- Associated Press - Thursday, October 20, 2011

MINNEAPOLIS Two Minnesota women were convicted Thursday of conspiring to funnel money to a terrorist group in Somalia as part of what prosecutors called a “deadly pipeline” sending money and fighters from the U.S. to the group known as al-Shabab.

The jury deliberated about 20 hours after getting the case at the end of the day Monday.

Amina Farah Ali, 35, and Hawo Mohamed Hassan, 64, were each charged in federal court with conspiracy to provide material support to a foreign terrorist organization. Ali faced 12 counts of providing such support, charged with sending more than $8,600 to the group from September 2008 through July 2009, while Hassan faced two counts of lying to the FBI.

Both were found guilty on all counts. The terrorism-related counts each carry a maximum sentence of 15 years in prison, while each count of lying to the FBI could bring up to eight years of incarceration.

The women, both U.S. citizens of Somali descent, were among 20 people charged in Minnesota’s long-running federal investigations into recruiting and financing for al-Shabab, which the U.S. considers a terrorist group with ties to al Qaeda. Investigators believe at least 21 men left Minnesota - home to the country’s largest Somali community - to join al-Shabab.

Though others have pleaded guilty to related charges, the two women were the first to go on trial.

Ali stood before the judge after the verdict and spoke defiantly.

“I am very happy,” she said through an interpreter, asserting she knew she was going to heaven. She condemned people in authority who accused her of wrongdoing and anyone who is against Muslims, saying, “You will go to hell.”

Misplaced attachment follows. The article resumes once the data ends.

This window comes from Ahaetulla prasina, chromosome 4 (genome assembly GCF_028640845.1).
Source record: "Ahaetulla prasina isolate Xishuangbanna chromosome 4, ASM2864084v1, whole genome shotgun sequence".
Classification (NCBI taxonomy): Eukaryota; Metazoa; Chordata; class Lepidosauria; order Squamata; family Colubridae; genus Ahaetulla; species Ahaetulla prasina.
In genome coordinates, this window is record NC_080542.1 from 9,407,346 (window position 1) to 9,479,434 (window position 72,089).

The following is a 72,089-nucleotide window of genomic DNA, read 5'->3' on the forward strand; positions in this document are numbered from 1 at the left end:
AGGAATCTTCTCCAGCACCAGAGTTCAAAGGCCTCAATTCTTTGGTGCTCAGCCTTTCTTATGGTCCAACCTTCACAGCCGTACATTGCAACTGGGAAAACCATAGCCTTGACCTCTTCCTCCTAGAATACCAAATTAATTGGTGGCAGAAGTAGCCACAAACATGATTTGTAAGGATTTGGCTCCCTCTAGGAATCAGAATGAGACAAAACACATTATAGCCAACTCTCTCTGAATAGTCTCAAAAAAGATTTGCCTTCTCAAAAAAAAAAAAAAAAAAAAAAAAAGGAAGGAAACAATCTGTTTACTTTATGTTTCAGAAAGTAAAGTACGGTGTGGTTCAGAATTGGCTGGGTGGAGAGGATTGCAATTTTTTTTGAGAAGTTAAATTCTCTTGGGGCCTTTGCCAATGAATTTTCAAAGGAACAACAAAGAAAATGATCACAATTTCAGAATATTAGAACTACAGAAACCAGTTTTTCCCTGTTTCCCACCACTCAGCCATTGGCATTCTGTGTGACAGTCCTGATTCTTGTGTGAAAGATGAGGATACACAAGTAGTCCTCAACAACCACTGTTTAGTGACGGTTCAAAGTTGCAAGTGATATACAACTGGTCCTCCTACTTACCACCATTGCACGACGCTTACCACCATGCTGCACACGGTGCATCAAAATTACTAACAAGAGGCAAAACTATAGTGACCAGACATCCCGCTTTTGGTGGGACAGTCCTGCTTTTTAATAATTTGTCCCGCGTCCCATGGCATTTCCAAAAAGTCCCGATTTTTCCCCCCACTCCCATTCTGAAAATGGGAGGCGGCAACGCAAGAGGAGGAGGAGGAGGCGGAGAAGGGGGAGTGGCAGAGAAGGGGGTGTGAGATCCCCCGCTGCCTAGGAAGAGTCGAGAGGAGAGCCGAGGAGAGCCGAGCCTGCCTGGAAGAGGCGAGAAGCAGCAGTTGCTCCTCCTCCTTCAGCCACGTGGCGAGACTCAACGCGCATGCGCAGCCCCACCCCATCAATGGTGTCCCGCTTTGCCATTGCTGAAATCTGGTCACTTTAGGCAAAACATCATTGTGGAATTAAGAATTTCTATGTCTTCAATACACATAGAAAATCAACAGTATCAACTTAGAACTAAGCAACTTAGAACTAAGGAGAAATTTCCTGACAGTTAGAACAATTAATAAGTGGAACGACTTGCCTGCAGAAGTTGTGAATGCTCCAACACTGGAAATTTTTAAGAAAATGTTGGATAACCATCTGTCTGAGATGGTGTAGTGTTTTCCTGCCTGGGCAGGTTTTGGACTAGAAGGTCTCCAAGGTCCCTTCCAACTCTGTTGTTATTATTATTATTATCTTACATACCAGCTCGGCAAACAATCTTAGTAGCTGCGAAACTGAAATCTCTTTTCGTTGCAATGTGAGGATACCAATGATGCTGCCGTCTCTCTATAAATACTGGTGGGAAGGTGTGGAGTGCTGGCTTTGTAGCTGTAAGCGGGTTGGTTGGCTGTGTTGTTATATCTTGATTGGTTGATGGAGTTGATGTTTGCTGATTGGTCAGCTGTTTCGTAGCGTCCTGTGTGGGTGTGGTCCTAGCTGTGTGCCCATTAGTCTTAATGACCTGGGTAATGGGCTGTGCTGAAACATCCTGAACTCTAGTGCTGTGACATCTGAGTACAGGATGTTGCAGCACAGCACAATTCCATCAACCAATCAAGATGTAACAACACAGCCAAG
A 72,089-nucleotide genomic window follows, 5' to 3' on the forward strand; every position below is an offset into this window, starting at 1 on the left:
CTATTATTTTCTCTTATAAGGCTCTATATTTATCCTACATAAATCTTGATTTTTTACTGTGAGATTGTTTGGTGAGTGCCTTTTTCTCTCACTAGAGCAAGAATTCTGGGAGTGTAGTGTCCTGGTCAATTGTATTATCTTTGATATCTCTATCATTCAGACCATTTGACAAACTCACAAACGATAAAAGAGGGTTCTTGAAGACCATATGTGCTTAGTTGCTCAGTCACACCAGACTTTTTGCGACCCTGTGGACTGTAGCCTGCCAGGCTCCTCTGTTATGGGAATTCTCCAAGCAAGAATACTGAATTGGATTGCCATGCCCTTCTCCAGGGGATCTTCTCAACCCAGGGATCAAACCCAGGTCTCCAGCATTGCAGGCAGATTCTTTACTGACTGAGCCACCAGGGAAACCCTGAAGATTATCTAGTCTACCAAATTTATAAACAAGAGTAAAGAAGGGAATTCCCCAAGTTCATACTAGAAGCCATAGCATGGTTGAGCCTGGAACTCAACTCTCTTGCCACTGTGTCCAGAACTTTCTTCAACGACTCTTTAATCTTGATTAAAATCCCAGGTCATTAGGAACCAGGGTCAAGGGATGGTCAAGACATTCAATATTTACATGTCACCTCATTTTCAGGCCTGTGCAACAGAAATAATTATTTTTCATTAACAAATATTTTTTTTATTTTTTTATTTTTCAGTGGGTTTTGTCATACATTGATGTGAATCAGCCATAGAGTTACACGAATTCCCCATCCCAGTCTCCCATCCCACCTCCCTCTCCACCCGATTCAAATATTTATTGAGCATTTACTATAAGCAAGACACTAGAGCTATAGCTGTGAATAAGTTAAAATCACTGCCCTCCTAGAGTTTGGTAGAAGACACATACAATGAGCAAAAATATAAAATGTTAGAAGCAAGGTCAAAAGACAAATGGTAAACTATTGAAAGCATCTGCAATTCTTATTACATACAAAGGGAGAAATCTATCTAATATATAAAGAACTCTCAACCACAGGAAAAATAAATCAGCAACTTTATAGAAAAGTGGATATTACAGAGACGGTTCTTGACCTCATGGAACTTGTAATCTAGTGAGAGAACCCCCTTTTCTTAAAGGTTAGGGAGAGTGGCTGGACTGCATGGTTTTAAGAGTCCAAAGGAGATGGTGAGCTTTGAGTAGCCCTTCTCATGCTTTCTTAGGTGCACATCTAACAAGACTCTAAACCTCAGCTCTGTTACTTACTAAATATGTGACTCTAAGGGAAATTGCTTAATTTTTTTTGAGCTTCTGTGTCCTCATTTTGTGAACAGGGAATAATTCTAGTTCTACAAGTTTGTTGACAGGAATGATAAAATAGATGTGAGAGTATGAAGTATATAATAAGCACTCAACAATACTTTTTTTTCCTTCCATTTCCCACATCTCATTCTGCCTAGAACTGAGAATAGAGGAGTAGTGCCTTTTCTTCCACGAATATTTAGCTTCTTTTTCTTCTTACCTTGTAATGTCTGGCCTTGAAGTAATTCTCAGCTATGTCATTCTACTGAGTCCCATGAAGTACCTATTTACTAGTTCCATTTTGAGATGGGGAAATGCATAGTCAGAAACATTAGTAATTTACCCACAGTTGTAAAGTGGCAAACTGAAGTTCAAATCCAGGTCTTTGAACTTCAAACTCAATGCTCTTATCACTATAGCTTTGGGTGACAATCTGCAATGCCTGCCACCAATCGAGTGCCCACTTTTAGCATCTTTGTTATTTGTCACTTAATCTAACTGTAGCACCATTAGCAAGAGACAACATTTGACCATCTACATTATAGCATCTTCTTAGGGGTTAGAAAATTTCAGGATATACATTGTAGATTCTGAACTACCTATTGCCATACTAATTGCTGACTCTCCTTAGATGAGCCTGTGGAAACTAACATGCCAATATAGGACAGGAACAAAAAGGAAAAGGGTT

Prosecutors say the two women went door to door in the name of charity and held religious teleconferences to solicit donations, which they then routed to the fighters. Many American-based Somalis say they are protecting their homeland from the Ethiopian army, which many regard as invaders.

The government’s key evidence included hundreds of hours of secretly recorded phone calls, obtained during a 10-month wiretap on Ali’s home and cellphone. Prosecutors say those calls, which included talk of fighting in Somalia and sending money to fighters under false pretenses, show the women knew they were doing something illegal.

Defense attorneys say the women are humanitarians who were giving money to orphans and poor people, as well as a group they felt was working to push foreign troops out of Somalia.

The case was closely watched by the state’s large Somali community, with many saying the wiretaps bred mistrust among immigrants already fearful of government. Dozens of Somalis, mostly women, flocked to court each day to watch. Several women in the courtroom sobbed as they were leaving Thursday.

“I’m real sad,” said Fartun Abdiloor, a Minneapolis woman. “It’s so emotional, so intense. This decision is the opposite of what we expected.”



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